There is a lot of discussion today about some of the tools states, counties and cities use for economic development. Some of the things I hear are inaccurate.
As someone who served on the board of the Tax Research Council from the 1970s through the early 1990s, who served for 10 years on the board of the Iowa Department of Economic Development in the 1990s and who today serves on the board of The Siouxland Initiative (the Siouxland Chamber of Commerce's economic development arm), I'm going to do my best to explain some of the tools as factually as possible.
States, cities and counties all can and do use tax incentives to keep and attract businesses that are expanding or are startups. You might ask: Do companies play states against one another? Absolutely, they are trying to get the most they can. Is it worth it to the states and or communities to give such incentives? Yes, it is for the greatest majority of projects because permanent jobs are created as well as construction work, which means products are purchased, property values go up and, in turn, sales tax and income tax are generated.
Legislation has given cities and counties the opportunity to use tax increment financing (TIF). Most generally, it has a sunset after 10 years. It is used as a subsidy for redevelopment, infrastructure and other community improvement projects. It is a powerful tool that allows municipalities to self-finance redevelopment programs using the increased property tax revenue the improvements generate. As the area redevelops, property values rise and so does tax collection. The city splits the property tax into two streams. The first stream is set at the original amount of property tax value before redevelopment, known as the "base rate." That money goes to school districts or the city's general fund to pay for local services such as police and fire. The second stream is for paying for the redevelopment.
Cities and towns assume that TIF will spur new development, increase property values, create new jobs and create new tax revenues which will be used to pay for the project. As I stated earlier, TIF districts typically sunset in about 10 years.
States like to use tax credits, which are not a direct outlay of cash. If a state ties something tangible to the credits, such as job creation or retained jobs, states have a way of measuring how beneficial the incentive is. Tax incentives are popular economic tools; there is not a state that does not use some tax credit, including those states that do not have income taxes. No state wants to be the only one that does not play.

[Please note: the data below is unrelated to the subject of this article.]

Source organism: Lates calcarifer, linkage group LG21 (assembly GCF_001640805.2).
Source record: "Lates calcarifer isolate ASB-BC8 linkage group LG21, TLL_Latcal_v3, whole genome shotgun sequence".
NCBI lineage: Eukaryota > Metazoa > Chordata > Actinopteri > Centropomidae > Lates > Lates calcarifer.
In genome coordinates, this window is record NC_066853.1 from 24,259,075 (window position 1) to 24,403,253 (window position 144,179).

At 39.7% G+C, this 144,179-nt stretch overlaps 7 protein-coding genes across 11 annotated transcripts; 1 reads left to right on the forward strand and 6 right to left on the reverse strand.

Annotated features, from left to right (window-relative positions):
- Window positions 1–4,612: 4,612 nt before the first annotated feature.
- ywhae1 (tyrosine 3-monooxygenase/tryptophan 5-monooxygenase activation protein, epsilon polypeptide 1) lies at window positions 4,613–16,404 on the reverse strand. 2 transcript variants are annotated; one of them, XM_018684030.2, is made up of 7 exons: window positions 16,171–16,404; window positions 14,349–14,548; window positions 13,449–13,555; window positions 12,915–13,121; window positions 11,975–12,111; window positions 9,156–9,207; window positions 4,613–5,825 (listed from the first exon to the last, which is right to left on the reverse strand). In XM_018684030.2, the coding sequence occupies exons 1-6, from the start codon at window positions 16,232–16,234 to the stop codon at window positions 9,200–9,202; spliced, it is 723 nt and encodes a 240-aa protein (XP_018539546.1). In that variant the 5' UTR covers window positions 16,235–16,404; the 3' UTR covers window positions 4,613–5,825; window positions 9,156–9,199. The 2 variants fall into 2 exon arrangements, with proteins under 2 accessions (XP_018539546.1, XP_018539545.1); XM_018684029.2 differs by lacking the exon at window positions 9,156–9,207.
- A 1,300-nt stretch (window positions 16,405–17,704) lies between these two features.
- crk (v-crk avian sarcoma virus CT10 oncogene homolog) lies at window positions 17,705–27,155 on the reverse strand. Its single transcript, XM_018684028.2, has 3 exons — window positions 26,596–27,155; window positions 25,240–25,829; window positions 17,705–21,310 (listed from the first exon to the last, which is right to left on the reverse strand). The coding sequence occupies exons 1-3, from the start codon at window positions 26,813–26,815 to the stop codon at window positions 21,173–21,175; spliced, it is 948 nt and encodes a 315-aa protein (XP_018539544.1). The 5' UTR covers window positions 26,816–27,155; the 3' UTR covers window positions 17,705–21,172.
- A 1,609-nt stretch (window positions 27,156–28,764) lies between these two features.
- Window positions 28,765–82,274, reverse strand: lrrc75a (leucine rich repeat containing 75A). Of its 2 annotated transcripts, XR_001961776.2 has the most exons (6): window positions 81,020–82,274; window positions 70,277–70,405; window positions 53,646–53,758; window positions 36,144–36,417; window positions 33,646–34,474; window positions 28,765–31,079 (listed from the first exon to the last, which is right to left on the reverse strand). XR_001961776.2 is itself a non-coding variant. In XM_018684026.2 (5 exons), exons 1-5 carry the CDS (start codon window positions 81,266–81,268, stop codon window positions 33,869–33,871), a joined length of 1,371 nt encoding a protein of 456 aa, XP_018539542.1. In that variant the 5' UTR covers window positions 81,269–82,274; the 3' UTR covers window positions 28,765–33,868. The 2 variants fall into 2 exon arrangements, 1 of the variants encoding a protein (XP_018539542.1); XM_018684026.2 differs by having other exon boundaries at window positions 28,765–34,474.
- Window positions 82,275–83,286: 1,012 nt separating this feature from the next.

The takeaway for a state to be successful when using tax credits is that a way exists to track and verify that a company is doing what it said it would.
In order to receive business incentives, the state of Iowa requires: Jobs must pay a starting wage of 100 percent of the laborshed wage and will reach 120 percent within three years (by the end of the contract performance period). This is according to the Iowa Economic Development Authority (IEDA).
When I was on the board of the Iowa Department of Economic Development in the 1990s, we did not use tax credits, most generally. We had other programs in place that were a combination of loans and grants. The loans had an interest rate of 0 to 3 percent.
If a company can't meet a contract it signs with the state, there is little chance of recovering money given to them. That is the downside of giving cash as opposed to tax credits in which no cash is involved.
In my opinion, tax credits are a great tool for states to have in their quiver for economic development for the simple reason the state is not laying out cash, they can set goals that have to be met, and if the company does not meet such items as the scope of work and wage scale, then they are liable and penalties can be enforced.
Next week: Al Sturgeon
Charese Yanney of Sioux City is owner and managing partner of Guarantee Roofing, Siding and Insulation Co. She serves on the Iowa Department of Transportation Commission, the Iowa Economic Development Authority Vision Iowa board, the Missouri River Historical Development board and the Siouxland Initiative Executive Committee.